Using Internet Conveyor Belts to Drive Traffic to Your Site

Wednesday, May 07, 2008

Here's a question for you. What does the following picture have to do with generating buzz for your website?

It's a typical conveyor belt such as you might find in any large donut shop or pastry factory. Krispy Kreme lovers, eat your heart(s) out.

And it also happens to be a near-perfect metaphor for how users find and browse content on the modern web.

Social networking sites, link repositories, news sites, discussion groups, even that great juggernaut of search engines, Google itself, all use the conveyor belt apparatus to deliver content to their users.

In other words, users are accustomed to seeing pages containing rotating lists of links to relevant content. New and/or more popular content appears towards the top of the page. Older, less popular content is reserved for the bottom of the page, or for some other page entirely.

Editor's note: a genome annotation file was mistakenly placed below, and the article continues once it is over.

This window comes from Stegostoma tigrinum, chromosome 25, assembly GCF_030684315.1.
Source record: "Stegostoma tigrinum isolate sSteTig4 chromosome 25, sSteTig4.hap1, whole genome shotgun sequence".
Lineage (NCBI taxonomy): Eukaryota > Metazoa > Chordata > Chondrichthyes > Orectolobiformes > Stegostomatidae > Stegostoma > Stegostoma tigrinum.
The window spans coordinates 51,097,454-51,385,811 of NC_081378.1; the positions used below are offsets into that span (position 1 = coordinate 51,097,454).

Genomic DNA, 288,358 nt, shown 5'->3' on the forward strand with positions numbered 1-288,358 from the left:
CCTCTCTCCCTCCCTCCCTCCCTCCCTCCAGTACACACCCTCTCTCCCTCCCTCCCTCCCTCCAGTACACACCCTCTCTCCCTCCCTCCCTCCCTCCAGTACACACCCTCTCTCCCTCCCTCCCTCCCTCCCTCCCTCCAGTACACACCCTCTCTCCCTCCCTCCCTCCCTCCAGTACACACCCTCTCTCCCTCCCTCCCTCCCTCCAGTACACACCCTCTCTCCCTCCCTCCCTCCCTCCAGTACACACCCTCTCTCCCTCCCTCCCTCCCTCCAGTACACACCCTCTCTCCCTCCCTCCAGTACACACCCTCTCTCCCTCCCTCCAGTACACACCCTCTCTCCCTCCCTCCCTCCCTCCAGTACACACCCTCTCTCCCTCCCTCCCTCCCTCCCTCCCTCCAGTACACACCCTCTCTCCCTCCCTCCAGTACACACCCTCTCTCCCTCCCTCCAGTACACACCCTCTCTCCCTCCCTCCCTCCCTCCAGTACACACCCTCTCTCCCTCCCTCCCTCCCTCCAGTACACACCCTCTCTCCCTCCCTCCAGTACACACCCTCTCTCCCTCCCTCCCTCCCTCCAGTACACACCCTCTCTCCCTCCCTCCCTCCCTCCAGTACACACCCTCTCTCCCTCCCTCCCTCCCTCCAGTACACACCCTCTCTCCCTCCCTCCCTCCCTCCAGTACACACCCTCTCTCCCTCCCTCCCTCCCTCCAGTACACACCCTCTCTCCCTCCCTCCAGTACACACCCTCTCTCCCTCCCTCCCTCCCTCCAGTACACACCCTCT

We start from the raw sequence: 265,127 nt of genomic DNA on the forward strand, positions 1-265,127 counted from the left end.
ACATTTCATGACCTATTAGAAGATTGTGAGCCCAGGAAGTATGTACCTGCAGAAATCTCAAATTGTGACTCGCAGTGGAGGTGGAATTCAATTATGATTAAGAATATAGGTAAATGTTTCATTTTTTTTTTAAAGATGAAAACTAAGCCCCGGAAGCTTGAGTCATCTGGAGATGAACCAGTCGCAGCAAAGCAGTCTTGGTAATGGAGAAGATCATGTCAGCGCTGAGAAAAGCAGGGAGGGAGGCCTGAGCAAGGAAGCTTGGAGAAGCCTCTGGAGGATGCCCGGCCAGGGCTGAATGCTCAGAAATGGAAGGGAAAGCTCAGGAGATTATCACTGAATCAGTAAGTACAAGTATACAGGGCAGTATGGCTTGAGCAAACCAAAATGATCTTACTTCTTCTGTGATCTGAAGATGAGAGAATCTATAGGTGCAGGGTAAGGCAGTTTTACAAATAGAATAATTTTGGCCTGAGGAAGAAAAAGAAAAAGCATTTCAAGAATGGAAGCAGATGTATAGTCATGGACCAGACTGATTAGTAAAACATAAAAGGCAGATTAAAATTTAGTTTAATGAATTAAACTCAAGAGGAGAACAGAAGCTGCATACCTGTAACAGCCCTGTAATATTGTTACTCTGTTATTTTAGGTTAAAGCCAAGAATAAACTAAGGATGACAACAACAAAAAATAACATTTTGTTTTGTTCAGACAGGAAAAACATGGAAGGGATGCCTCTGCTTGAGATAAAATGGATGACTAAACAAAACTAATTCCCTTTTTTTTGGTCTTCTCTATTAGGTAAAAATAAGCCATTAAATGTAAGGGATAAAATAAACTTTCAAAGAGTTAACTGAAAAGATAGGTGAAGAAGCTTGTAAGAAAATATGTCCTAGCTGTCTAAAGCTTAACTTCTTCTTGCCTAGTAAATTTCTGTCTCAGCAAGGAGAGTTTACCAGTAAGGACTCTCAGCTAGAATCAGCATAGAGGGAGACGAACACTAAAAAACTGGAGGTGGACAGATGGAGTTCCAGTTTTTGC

Here's a picture of the Digg.com conveyor belt:

The Digg.com Conveyor Belt

And the famous Google conveyor belt: 

The Google Conveyor Belt

Depending on the nature of your site, conveyor belts will often be your primary method of attracting visitors. Unless users are typing your URL into their browser window, they'll usually find your content in some sort of conveyor belt listing, of which there are thousands all across the net:

  • Google Search
  • Google News
  • Yahoo
  • Yahoo Buzz
  • Reddit
  • Digg
  • Sphinn
  • Slashdot

Understanding how to make your content appear, even intermittently, on the major Internet conveyor belts, is worth its weight in gold. A properly conveyor-belted article can bring in thousands or hundreds of thousands of unique visits to your site. A single mention near the top of a major conveyor belt can take an obscure site and push it into the mainstream, at least for a time.

You must give your site a chance for exposure by placing it on the conveyor belts that are relevant to it.